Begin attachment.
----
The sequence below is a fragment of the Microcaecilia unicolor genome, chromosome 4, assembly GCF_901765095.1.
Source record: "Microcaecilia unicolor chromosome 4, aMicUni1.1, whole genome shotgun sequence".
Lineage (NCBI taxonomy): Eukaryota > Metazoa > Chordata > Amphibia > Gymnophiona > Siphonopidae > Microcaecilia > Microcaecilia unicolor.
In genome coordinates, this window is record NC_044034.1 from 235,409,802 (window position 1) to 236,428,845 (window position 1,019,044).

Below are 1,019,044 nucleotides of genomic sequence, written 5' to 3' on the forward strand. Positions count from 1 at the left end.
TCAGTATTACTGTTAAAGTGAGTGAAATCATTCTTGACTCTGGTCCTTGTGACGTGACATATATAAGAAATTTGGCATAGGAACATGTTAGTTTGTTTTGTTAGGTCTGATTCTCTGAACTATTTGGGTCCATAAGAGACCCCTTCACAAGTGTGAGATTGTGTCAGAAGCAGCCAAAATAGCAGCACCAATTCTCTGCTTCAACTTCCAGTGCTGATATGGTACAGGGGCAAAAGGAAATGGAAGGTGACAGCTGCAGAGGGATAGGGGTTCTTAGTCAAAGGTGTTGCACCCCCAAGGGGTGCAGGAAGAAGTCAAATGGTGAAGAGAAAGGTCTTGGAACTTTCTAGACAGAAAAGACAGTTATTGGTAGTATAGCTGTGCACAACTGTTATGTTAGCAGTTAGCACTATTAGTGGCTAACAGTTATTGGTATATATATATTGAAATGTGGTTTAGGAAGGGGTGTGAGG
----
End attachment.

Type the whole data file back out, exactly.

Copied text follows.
The sequence below is a fragment of the Microcaecilia unicolor genome, chromosome 4, assembly GCF_901765095.1.
Source record: "Microcaecilia unicolor chromosome 4, aMicUni1.1, whole genome shotgun sequence".
Lineage (NCBI taxonomy): Eukaryota > Metazoa > Chordata > Amphibia > Gymnophiona > Siphonopidae > Microcaecilia > Microcaecilia unicolor.
In genome coordinates, this window is record NC_044034.1 from 235,409,802 (window position 1) to 236,428,845 (window position 1,019,044).

Below are 1,019,044 nucleotides of genomic sequence, written 5' to 3' on the forward strand. Positions count from 1 at the left end.
TCAGTATTACTGTTAAAGTGAGTGAAATCATTCTTGACTCTGGTCCTTGTGACGTGACATATATAAGAAATTTGGCATAGGAACATGTTAGTTTGTTTTGTTAGGTCTGATTCTCTGAACTATTTGGGTCCATAAGAGACCCCTTCACAAGTGTGAGATTGTGTCAGAAGCAGCCAAAATAGCAGCACCAATTCTCTGCTTCAACTTCCAGTGCTGATATGGTACAGGGGCAAAAGGAAATGGAAGGTGACAGCTGCAGAGGGATAGGGGTTCTTAGTCAAAGGTGTTGCACCCCCAAGGGGTGCAGGAAGAAGTCAAATGGTGAAGAGAAAGGTCTTGGAACTTTCTAGACAGAAAAGACAGTTATTGGTAGTATAGCTGTGCACAACTGTTATGTTAGCAGTTAGCACTATTAGTGGCTAACAGTTATTGGTATATATATATTGAAATGTGGTTTAGGAAGGGGTGTGAGG